One of the main reasons why electric vehicle customers lease their cars is depreciation. EVs simply don’t hold their value well, for a number for reasons. Battery degradation and technology evolution are two of the biggest factors as to why EVs depreciate so quickly but the reasons why aren’t really important for this exercise. Instead, we’re going to focus on the fact that EVs do depreciate quite quickly, making them shockingly cheap on the used market. So let’s take a look at whether or not it’s a good idea to buy a used EV, specifically a used BMW i3.

The i3 is one of the more fun and interesting electric cars on the market. However, it’s often overlooked due to its range, or lack thereof. Its range wouldn’t be as much of a problem if it weren’t so damn expensive, as the i3 starts at $44,450. That’s about $10,000 more than the Chevy Bolt and the Tesla Model 3 (with proper tax rebates), yet has significantly less range than both. But what if you could get the i3 for a lot cheaper, would its range be as much of a problem?

READ ALSO: 5 Reasons To Buy An Electric Car In 2020

Just a quick search on any online car shopping site will net you several used BMW i3 options for less than $15,000. Considering the i3 launched in 2014, that’s the oldest model year you can find and that makes the car a maximum of six years old. And almost all of the i3s for that price have less than 40,000 miles on them. Or at least all of the ones within 100 miles of my house do.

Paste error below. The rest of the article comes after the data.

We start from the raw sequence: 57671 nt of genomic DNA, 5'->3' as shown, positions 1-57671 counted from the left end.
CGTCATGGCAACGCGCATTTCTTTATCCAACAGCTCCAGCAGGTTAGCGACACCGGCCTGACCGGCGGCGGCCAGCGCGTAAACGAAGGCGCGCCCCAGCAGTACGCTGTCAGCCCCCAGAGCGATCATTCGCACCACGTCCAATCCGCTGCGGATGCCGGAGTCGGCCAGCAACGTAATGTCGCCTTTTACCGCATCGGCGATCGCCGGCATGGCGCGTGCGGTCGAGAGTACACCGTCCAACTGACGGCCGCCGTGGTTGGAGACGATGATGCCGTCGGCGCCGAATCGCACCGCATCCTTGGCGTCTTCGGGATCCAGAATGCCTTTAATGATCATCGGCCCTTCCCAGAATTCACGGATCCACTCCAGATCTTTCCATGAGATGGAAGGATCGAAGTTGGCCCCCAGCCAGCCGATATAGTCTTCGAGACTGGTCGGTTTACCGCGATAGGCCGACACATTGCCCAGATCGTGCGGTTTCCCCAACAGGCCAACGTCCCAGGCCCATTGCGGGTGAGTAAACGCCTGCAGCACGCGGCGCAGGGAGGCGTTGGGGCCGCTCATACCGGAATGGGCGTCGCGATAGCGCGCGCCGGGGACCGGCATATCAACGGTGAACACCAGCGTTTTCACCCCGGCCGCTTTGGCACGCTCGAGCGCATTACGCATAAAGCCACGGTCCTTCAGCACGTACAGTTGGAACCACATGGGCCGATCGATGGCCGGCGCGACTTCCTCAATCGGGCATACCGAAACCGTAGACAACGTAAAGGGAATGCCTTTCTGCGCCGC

That makes the BMW i3, at least on paper, an incredible value. But is it actually worth buying one? Is the i3 actually worth putting your money down on?

It’s actually a bit tricky. On paper, it might seem like a great idea. Where else can you find a carbon-tub, all-electric, rear-wheel drive BMW with almost no miles on it for less than $15,000? It also handles really well, looks like nothing else on the road and is built with some of the most high-tech techniques on the market. So far so good, right?

READ ALSO: 2020 Electric Cars and Plug-In Hybrids

Well maybe not. After six years of different seasons, temperature changes, potentially improper battery charging routines and plain old battery-chemistry aging, a 2014 BMW i3 battery likely has quite a bit less range than when brand-new. Considering an older i3 only had about 80 miles of realistic range when new, that range could drop to the point of being useless for anything other than short, around-town trips.

So the idea of a used BMW i3 might be fun, considering how cheap it is and what it actually is, it might not be so fun in practice. What do you think; is the i3 a good used car value or is it just a monetary dead end?